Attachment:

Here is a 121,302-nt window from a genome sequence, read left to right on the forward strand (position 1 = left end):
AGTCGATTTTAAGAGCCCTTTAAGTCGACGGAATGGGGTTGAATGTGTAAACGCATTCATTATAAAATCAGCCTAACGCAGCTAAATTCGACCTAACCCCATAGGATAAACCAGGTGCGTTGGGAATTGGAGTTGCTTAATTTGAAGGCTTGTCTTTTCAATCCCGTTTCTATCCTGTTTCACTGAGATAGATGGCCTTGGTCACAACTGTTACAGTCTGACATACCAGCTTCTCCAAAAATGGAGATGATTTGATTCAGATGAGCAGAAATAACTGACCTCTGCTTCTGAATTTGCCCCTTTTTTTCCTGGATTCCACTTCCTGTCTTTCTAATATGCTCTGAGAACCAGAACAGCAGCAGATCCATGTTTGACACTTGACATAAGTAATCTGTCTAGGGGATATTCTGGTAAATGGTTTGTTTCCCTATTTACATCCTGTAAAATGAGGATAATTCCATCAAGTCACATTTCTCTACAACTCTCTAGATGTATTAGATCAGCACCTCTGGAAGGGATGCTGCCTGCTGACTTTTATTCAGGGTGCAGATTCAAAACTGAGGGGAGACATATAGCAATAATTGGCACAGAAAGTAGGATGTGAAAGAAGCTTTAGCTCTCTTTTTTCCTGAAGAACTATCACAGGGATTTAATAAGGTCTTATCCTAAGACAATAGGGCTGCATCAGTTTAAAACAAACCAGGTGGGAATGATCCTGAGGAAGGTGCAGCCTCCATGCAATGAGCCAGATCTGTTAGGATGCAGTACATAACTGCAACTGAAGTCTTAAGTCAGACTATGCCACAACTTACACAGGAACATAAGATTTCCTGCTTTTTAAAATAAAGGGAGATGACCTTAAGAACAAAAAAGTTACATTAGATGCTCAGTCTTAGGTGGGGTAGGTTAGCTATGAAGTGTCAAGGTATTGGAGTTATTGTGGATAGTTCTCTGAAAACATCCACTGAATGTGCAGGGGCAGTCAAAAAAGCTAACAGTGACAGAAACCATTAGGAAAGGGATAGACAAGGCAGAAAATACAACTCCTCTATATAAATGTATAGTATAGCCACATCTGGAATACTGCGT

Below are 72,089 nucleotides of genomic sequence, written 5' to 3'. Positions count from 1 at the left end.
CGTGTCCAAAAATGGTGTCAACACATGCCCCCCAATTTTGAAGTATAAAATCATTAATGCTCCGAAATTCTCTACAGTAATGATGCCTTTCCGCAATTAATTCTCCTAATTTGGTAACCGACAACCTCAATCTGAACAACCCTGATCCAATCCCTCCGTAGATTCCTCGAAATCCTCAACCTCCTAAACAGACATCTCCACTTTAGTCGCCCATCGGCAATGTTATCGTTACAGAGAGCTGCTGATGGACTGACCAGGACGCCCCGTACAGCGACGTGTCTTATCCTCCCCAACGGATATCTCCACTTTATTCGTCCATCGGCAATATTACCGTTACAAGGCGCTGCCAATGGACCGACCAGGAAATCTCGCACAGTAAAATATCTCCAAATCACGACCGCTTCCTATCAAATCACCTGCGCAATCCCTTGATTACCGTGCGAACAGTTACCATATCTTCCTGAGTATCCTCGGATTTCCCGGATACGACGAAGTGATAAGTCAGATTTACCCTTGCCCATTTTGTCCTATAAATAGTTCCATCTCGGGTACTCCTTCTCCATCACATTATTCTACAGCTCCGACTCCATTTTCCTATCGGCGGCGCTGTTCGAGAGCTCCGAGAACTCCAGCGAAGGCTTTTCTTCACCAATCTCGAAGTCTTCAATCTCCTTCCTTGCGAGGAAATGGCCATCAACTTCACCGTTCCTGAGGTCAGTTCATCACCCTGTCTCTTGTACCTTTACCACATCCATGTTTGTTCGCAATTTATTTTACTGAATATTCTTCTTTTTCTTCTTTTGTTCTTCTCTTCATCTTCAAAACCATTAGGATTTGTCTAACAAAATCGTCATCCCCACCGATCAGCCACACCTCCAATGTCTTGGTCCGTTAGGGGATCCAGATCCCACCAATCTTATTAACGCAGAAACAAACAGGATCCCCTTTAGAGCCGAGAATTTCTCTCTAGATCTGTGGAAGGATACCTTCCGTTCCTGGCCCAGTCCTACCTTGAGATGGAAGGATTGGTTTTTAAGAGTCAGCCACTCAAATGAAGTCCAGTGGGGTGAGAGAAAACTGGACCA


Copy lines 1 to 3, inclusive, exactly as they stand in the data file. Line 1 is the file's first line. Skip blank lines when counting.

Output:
Here is a 121,302-nt window from a genome sequence, read left to right on the forward strand (position 1 = left end):
AGTCGATTTTAAGAGCCCTTTAAGTCGACGGAATGGGGTTGAATGTGTAAACGCATTCATTATAAAATCAGCCTAACGCAGCTAAATTCGACCTAACCCCATAGGATAAACCAGGTGCGTTGGGAATTGGAGTTGCTTAATTTGAAGGCTTGTCTTTTCAATCCCGTTTCTATCCTGTTTCACTGAGATAGATGGCCTTGGTCACAACTGTTACAGTCTGACATACCAGCTTCTCCAAAAATGGAGATGATTTGATTCAGATGAGCAGAAATAACTGACCTCTGCTTCTGAATTTGCCCCTTTTTTTCCTGGATTCCACTTCCTGTCTTTCTAATATGCTCTGAGAACCAGAACAGCAGCAGATCCATGTTTGACACTTGACATAAGTAATCTGTCTAGGGGATATTCTGGTAAATGGTTTGTTTCCCTATTTACATCCTGTAAAATGAGGATAATTCCATCAAGTCACATTTCTCTACAACTCTCTAGATGTATTAGATCAGCACCTCTGGAAGGGATGCTGCCTGCTGACTTTTATTCAGGGTGCAGATTCAAAACTGAGGGGAGACATATAGCAATAATTGGCACAGAAAGTAGGATGTGAAAGAAGCTTTAGCTCTCTTTTTTCCTGAAGAACTATCACAGGGATTTAATAAGGTCTTATCCTAAGACAATAGGGCTGCATCAGTTTAAAACAAACCAGGTGGGAATGATCCTGAGGAAGGTGCAGCCTCCATGCAATGAGCCAGATCTGTTAGGATGCAGTACATAACTGCAACTGAAGTCTTAAGTCAGACTATGCCACAACTTACACAGGAACATAAGATTTCCTGCTTTTTAAAATAAAGGGAGATGACCTTAAGAACAAAAAAGTTACATTAGATGCTCAGTCTTAGGTGGGGTAGGTTAGCTATGAAGTGTCAAGGTATTGGAGTTATTGTGGATAGTTCTCTGAAAACATCCACTGAATGTGCAGGGGCAGTCAAAAAAGCTAACAGTGACAGAAACCATTAGGAAAGGGATAGACAAGGCAGAAAATACAACTCCTCTATATAAATGTATAGTATAGCCACATCTGGAATACTGCGT

Below are 72,089 nucleotides of genomic sequence, written 5' to 3'. Positions count from 1 at the left end.